Spotlight: Influencing the decommissioning market

Elaine Maslin

February 11, 2014

Brian Nixon’s career has seen him transition from engineering and project management to international business development in Angola. For the past four years Nixon has lead industry body Decom North Sea.

Nixon (pictured) announced his decision to step down as CEO of Decom North Sea, which he helped form, this past November, and he is now ready to consider new challenges. It is a long way from his days as an apprentice, but it has been an interesting four years, he says, with every day a school day because of the learning involved.

A recent recognition within the sector in the last 6-9 months has perhaps been a surprise to many. “The industry is led by first oil, first gas, the shortest possible shutdowns, fast modifications, and so on,” Nixon says.

“The psyche of the management approval process reflects this. It is geared around a ‘first and earliest’ mindset. Right now, in decommissioning, the situation is the reverse of this.

“The recognition is that current decision processes are just not appropriate for decommissioning. Companies in Aberdeen, at the front edge of deepwater decommissioning, are at the point of going to their Houston headquarters to say ‘we are having to go ahead with this spending and, by the way, your established investment decision processes are no longer fit for purpose.’

“But, operators are coming to us and saying they don’t think they are going to be able to do this internally. It needs to be on an industry platform, so they can go and say ‘it’s not just us, [there are] others’.”

Decom North Sea has now launched a joint industry project to address the issue. Nixon’s career started with an apprenticeship at Babcock and Wilcox, followed by a BSc in Mechanical Engineering from Strathclyde University, 15 years at Motherwell Bridge, and stints at Atlantic Power and Gas, AOC International (which became part of PSN), and Wood Group.

At Wood Group he was seconded to the Angolan embassy, through what is now UK Trade & Industry, to help UK firms win work in the newly oil-rich country.

He was then headhunted by Scotland’s business development organization Scottish Enterprise, with whom he undertook a study of the energy sector, which identified offshore oil and gas infrastructure decommissioning as an under-resourced sector, but with a potential to be a huge industry as the hundreds of facilities offshore the UK, Norway, and Netherlands start to require removal.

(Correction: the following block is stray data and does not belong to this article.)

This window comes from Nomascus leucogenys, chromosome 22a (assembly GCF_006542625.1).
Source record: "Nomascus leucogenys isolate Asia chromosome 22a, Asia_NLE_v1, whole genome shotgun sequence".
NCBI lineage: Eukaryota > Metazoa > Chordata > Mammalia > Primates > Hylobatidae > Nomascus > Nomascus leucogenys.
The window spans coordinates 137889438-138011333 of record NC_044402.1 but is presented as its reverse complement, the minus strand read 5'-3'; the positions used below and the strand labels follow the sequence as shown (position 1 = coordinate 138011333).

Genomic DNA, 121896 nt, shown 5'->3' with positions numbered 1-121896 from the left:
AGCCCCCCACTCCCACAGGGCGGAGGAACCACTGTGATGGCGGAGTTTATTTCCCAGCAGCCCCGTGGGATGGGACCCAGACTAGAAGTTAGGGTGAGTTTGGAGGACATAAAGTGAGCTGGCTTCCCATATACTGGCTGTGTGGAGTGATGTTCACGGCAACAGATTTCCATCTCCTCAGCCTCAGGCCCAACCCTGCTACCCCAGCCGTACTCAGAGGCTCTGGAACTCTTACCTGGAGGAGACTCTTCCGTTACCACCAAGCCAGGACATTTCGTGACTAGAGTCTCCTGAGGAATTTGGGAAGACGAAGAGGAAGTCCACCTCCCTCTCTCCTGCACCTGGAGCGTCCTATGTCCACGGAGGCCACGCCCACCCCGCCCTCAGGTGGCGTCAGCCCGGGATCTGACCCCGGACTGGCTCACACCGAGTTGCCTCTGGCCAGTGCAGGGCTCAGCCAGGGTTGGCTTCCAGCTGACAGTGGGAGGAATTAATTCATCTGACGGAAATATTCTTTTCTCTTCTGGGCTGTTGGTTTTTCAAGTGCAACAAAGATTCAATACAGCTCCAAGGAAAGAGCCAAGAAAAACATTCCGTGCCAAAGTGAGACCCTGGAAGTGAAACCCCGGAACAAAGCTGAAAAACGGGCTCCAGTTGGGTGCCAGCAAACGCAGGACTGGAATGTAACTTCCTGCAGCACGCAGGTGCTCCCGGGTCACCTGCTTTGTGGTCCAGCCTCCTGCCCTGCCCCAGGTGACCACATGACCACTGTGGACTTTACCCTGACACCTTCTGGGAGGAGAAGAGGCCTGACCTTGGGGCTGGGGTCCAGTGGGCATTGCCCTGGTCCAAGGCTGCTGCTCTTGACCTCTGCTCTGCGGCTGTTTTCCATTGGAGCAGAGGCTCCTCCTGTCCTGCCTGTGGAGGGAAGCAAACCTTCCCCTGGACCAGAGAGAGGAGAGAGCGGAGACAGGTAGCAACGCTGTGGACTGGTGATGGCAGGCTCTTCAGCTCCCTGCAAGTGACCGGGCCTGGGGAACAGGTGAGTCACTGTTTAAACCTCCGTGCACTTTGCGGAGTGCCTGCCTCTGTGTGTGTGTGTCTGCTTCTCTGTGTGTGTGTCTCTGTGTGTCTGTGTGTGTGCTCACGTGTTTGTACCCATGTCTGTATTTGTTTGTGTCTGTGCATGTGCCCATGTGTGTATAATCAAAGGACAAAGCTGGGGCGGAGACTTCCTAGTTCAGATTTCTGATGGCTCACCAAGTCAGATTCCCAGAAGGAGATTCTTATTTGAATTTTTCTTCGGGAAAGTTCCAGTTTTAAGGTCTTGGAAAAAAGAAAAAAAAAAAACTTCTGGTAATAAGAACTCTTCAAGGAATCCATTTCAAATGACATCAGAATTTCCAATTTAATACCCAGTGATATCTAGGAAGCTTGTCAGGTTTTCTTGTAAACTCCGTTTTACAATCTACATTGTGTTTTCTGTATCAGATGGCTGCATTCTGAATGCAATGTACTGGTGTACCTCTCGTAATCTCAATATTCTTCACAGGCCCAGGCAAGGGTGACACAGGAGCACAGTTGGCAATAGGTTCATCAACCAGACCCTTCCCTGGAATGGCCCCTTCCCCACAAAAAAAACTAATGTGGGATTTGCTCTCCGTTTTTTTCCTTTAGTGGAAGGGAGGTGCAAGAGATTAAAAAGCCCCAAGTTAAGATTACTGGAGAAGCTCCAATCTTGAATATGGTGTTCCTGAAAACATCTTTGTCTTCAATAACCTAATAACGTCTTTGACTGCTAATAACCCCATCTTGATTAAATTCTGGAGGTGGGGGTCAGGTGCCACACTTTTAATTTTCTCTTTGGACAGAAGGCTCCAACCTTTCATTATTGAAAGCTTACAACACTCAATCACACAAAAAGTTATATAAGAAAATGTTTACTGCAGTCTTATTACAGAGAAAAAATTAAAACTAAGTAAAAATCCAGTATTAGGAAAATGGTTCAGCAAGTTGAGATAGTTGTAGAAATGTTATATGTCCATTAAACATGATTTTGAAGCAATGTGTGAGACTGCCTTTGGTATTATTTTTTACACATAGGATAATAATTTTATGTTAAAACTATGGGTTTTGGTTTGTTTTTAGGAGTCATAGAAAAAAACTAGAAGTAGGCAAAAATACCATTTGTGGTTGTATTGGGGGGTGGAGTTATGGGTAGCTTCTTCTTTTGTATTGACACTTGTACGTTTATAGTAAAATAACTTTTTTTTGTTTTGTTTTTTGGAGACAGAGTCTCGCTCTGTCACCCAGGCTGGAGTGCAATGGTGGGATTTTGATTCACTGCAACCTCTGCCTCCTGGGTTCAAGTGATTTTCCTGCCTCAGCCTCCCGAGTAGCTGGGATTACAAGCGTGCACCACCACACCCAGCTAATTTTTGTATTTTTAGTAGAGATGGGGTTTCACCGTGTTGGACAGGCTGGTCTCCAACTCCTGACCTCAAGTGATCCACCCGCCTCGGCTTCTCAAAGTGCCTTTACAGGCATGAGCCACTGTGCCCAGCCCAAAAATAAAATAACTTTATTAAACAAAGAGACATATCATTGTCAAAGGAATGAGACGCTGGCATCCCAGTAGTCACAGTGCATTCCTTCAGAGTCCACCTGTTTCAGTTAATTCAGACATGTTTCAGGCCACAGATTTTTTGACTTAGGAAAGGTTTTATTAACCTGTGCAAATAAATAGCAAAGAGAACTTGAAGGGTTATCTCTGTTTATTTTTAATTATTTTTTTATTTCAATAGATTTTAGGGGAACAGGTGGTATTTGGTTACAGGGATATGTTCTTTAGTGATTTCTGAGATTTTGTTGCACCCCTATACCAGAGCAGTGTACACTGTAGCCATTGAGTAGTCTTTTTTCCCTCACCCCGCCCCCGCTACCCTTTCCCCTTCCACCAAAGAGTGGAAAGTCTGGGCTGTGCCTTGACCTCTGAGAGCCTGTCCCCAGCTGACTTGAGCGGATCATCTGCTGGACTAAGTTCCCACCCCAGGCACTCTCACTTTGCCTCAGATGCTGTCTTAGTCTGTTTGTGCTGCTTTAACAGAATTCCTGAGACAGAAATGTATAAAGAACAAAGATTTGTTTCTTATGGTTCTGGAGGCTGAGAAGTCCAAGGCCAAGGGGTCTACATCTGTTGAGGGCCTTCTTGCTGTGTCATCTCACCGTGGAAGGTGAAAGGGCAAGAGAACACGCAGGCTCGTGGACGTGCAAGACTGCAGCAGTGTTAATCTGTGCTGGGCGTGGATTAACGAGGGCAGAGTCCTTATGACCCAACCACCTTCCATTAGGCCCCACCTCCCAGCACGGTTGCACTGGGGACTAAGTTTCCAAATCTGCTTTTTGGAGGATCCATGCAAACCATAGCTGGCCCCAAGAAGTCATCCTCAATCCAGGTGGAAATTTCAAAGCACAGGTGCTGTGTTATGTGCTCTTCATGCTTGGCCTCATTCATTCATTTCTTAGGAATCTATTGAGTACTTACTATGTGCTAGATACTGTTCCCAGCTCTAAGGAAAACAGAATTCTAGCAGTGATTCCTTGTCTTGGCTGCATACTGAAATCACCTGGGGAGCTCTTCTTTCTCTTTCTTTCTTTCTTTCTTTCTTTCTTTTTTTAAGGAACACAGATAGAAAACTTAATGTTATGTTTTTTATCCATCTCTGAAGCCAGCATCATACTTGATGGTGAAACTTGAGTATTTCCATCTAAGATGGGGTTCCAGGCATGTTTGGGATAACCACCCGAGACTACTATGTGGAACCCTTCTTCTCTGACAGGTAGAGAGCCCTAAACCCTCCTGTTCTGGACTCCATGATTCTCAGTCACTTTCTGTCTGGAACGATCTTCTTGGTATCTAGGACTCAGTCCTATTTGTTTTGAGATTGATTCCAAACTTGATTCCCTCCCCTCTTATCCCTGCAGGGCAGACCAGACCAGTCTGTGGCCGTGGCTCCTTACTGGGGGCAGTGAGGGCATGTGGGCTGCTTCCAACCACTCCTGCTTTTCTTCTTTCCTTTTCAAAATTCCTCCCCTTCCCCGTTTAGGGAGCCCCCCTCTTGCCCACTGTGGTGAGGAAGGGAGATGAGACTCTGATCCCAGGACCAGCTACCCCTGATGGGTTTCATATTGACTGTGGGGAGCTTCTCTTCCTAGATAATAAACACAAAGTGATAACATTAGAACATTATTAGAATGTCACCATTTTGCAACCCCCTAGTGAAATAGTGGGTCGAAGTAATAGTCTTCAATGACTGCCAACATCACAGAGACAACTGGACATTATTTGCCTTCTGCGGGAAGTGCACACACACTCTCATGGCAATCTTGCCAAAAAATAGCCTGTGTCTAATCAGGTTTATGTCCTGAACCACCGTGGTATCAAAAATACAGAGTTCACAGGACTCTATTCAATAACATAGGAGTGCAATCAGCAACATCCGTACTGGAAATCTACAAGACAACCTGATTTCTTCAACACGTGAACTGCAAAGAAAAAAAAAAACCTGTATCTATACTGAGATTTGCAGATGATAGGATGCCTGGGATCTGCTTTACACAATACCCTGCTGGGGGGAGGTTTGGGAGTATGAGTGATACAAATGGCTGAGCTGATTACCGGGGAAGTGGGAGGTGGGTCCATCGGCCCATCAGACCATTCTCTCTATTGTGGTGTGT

In 2009, following 12 months’ consultation with the industry, a recommendation was approved, supported by industry, to form an independent, focused, forum on decommissioning, guided by the industry—Decom North Sea.

Four years later, the body has already had significant achievements. Last year it piloted and launched a standard decommissioning program template.

The new template – drawn up in cooperation with the UK’s Department of Energy and Climate Change (DECC) – set out to streamline and standardize the format for decommissioning programs throughout the UK North Sea, whilst still satisfying regulatory requirements.

Decom North Sea is already working on a similar project, among others, to create a model for an environmental impact assessment (EIA).

Other ongoing work is looking at well plugging and abandonment (P&A). A recent workshop saw the launch of three new initiatives thought to have serious potential for improvement and innovation in this area, Nixon says.

Decom North Sea has also grown its national and international presence, holding and attending events across the UK, as well as Norway and the Netherlands. Both countries have member companies on the board.

At the start, decommissioning was seen as a very unattractive assignment for oil and gas professionals— someone else’s job,” Nixon says. “Now we are beginning to see a recognition that this is a really exciting 30-40-year career opportunity, with international dimensions, with a huge variety of skills and disciplines.”

Overall, over the last four years, there has been a growing acknowledgement for the need for more innovative thinking and collaboration, Nixon says.